Within the last decade popular doubts surrounding the efficacy of mental healthcare, alongside widespread stigma, have begun to lift. In fact, by 2015 57% of Canadians believed that the stigma associated with mental illness has been reduced compared to five years prior.(1)
Much of this newfound confidence and acceptance in the practice of mental healthcare has been a result of rigorous research that proves psychotherapy is an effective intervention for those experiencing mental health challenges. Reviews of hundreds of studies show that - on average - a person who engages in psychotherapy is better off by the end of treatment than 75-80 percent of those who don’t receive treatment at all.(2)
Despite reduced stigma and popularized research around mental healthcare, patients and providers alike continue to look to mental health professionals for an answer to the question: what makes therapy work?
“Patients' desire to solicit or even accept mental healthcare is often limited by stigma or doubt. In these cases it’s important to understand and address the root of the resistance.” - Dr. David Butler-Jones, Former Chief Public Health Officer and Head of the Public Health Agency of Canada (PHAC)
In healthcare generally it’s common for patients who are looking for or receiving care to challenge the viability of the treatment in question. Having become accustomed to the processes by which traditional healthcare validates treatment, many patients are now looking for similar backing to the validity of therapy and other mental health treatments.
To enable successful outcomes for the patient beginning at the earliest stages of their mental health journey, the patient and their supporting team of care providers must clearly understand how and why relational factors are leading determinants of success in therapy.
The practice of psychotherapy encompasses a range of methods and techniques based on “talking work” with a therapist.(3) Many psychotherapeutic methods are built upon evidence based practice. The American Psychological Association (APA) defines Evidence Based Practice as “the integration of the best available research with clinical expertise in the context of patient characteristics, culture and preferences”.(4)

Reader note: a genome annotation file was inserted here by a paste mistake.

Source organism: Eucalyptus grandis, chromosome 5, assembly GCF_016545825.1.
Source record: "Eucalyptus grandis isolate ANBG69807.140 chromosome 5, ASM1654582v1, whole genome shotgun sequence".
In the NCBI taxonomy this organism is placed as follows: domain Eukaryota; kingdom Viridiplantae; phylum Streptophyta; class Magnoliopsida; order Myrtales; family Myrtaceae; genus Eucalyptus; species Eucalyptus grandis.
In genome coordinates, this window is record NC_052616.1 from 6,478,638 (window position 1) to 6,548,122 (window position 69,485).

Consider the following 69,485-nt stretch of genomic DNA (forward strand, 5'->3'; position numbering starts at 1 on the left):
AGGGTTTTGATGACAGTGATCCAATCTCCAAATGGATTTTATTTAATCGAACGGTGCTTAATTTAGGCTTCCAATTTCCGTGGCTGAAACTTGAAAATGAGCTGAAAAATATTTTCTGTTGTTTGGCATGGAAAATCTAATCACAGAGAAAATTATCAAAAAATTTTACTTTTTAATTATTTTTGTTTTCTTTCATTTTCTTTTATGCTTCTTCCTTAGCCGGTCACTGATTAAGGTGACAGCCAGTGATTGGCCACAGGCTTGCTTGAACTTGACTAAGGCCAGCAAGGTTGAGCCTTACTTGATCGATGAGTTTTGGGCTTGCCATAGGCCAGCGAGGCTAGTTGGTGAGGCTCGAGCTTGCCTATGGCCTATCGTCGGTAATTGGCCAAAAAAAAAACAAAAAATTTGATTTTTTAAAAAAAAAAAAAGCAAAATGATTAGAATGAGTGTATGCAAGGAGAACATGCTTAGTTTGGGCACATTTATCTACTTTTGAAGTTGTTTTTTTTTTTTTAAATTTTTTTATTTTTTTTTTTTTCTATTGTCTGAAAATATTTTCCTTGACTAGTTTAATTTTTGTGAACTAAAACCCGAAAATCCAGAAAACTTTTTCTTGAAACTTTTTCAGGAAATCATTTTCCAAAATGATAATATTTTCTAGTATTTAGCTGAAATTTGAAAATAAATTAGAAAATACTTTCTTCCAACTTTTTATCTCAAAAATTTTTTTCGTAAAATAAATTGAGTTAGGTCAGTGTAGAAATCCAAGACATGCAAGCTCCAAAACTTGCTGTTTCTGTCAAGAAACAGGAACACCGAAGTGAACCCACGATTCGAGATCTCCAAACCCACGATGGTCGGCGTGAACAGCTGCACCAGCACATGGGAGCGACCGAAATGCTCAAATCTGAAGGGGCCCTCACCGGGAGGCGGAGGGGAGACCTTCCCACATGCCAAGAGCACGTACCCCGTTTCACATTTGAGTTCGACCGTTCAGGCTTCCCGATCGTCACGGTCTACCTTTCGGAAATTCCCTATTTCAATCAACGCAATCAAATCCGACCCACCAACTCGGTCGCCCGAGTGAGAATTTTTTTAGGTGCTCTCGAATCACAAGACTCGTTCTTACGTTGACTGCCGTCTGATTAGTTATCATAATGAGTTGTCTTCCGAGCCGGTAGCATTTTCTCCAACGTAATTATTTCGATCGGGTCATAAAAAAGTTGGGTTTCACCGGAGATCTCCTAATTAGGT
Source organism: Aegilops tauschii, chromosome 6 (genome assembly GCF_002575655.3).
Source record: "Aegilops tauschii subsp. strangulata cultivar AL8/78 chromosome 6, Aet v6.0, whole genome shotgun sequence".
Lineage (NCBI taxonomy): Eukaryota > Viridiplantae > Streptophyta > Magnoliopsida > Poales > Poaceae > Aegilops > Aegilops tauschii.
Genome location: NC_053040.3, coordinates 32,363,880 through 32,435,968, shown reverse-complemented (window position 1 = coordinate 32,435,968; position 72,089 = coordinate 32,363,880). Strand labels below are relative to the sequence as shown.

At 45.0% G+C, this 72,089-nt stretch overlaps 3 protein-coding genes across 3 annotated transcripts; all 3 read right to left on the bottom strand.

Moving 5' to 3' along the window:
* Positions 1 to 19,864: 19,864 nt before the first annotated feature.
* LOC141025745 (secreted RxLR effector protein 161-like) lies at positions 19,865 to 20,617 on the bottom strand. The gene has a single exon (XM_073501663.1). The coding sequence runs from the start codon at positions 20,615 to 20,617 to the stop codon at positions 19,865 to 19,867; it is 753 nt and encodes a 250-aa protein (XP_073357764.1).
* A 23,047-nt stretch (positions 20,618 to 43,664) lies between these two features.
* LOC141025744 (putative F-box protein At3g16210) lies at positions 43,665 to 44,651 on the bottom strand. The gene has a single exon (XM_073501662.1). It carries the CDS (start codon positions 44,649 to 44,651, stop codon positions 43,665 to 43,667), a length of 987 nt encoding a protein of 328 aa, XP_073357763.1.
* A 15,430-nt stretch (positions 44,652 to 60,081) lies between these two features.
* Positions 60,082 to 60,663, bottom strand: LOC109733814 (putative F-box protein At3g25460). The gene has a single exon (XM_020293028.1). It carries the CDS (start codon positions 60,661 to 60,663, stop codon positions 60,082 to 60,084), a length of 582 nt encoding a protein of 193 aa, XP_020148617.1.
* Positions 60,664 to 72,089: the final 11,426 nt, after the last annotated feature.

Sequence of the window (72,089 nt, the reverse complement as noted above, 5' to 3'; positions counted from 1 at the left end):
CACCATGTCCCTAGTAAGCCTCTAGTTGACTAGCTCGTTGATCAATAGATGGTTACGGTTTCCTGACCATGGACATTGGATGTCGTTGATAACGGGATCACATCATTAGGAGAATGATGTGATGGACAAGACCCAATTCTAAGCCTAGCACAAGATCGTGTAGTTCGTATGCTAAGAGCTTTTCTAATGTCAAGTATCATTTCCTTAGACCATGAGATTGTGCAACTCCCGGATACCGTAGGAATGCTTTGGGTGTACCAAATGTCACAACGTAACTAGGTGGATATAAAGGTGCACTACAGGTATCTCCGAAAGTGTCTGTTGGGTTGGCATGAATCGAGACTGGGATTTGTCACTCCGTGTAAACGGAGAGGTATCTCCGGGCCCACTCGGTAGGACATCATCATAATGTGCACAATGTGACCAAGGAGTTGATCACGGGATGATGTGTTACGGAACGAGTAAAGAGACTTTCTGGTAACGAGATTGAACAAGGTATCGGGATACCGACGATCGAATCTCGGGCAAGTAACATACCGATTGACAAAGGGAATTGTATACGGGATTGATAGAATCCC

In the context of mental healthcare, the patient characteristics, culture and preferences are especially critical to successful outcomes. The explanation for how and why these factors hold such importance can be understood by taking a step back to look at something called The Contextual Model of Psychotherapy.
In recent years, The Contextual Model of Psychotherapy has been developed as a framework to help understand and interpret the available evidence around the effectiveness of psychotherapy.
Traditional medical models of evaluating therapy stipulate that specific ingredients of treatments are responsible for the benefits of psychotherapy. In contrast, The Contextual Model emphasizes that the relationship between the client and the therapist in the context of treatment is foundational to the success of therapy.
In essence, The Contextual Model includes the following three pathways through which benefits occur.
A therapeutic relationship is developed when, throughout the course of treatment, a bond between the patient and provider is established. This relationship has been defined as “the personal relationship between therapist and patient marked by the extent to which each is genuine with the other and perceives/experiences the other in ways that benefit the other”.(5)
It is well known that expectations have a strong influence on experience. This applies to personal goals, relationships, and of course progress with therapy. By proactively aligning on and managing expectations with the client from the outset of treatment, a therapist can support the reframing of potentially negative expectations into ones that encourage alignment on future positive change. It can also improve therapeutic outcomes when a client trusts their therapist and is able to be optimistic about treatment from the outset and along the way.
The third pathway of the contextual model involves specific techniques that are unique to a method of treatment and do not exist in other therapy models. Therapy delivered through any model will have common factors which drive a lot of the outcomes. The remaining impact of therapy - according to the Contextual Model - is driven by the unique differences or specific ingredients of the therapy model being used (for example, CBT).
Hundreds of studies have examined the effectiveness of therapy, and their results can all be explained through the lens of The Contextual Model.